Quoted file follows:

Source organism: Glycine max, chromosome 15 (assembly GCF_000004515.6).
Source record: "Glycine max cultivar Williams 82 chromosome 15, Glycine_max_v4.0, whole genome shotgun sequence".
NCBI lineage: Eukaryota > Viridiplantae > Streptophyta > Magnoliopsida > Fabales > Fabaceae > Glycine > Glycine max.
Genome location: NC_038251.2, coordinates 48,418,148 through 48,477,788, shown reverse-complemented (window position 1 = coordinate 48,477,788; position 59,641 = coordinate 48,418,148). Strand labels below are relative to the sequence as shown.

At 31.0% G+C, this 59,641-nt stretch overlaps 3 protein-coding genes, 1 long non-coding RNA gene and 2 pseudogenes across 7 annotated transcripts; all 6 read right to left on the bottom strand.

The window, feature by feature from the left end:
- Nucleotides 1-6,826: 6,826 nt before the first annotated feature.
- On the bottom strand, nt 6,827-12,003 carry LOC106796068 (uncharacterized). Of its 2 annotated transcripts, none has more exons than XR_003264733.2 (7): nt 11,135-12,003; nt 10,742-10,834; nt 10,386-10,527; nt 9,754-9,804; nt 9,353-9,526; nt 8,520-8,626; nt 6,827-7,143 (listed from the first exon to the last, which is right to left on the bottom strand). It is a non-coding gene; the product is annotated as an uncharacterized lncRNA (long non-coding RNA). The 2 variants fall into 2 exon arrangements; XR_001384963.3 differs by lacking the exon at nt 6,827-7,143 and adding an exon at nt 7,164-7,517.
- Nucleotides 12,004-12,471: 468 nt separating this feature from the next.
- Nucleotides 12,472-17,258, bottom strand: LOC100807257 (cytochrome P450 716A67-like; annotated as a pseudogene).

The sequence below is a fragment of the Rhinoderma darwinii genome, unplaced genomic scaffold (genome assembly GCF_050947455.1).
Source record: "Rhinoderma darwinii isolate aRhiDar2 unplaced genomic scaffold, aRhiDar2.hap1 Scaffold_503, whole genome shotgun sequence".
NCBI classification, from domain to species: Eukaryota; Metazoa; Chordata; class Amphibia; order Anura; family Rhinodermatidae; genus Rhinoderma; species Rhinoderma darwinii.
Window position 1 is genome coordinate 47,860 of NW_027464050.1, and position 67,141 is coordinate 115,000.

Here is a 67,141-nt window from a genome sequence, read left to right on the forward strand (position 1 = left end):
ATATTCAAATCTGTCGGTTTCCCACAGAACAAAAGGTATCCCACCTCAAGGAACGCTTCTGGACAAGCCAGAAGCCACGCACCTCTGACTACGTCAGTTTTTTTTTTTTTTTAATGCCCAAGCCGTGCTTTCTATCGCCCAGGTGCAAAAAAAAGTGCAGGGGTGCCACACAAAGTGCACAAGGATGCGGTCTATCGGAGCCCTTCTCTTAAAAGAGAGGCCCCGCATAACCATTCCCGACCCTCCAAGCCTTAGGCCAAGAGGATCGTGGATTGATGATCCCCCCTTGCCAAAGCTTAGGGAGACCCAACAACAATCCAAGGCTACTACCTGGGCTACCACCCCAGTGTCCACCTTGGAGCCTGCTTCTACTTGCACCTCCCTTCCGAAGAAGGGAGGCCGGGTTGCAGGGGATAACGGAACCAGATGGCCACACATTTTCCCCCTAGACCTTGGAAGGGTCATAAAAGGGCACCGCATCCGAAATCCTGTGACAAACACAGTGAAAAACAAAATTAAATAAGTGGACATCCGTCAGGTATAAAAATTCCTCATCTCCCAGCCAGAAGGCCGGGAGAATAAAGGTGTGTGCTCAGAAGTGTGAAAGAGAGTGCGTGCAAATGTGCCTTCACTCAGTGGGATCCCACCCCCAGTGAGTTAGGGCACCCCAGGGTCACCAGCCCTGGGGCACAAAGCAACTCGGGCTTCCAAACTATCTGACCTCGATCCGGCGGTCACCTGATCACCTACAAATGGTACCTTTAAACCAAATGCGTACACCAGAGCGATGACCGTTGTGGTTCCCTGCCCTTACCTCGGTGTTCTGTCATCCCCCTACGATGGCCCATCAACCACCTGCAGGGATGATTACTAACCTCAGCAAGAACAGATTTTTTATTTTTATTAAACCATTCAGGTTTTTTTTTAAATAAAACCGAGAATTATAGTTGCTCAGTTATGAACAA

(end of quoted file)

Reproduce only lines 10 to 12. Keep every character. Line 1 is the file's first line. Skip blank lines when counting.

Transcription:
- Nucleotides 12,472-17,258, bottom strand: LOC100807257 (cytochrome P450 716A67-like; annotated as a pseudogene).

The sequence below is a fragment of the Rhinoderma darwinii genome, unplaced genomic scaffold (genome assembly GCF_050947455.1).
Source record: "Rhinoderma darwinii isolate aRhiDar2 unplaced genomic scaffold, aRhiDar2.hap1 Scaffold_503, whole genome shotgun sequence".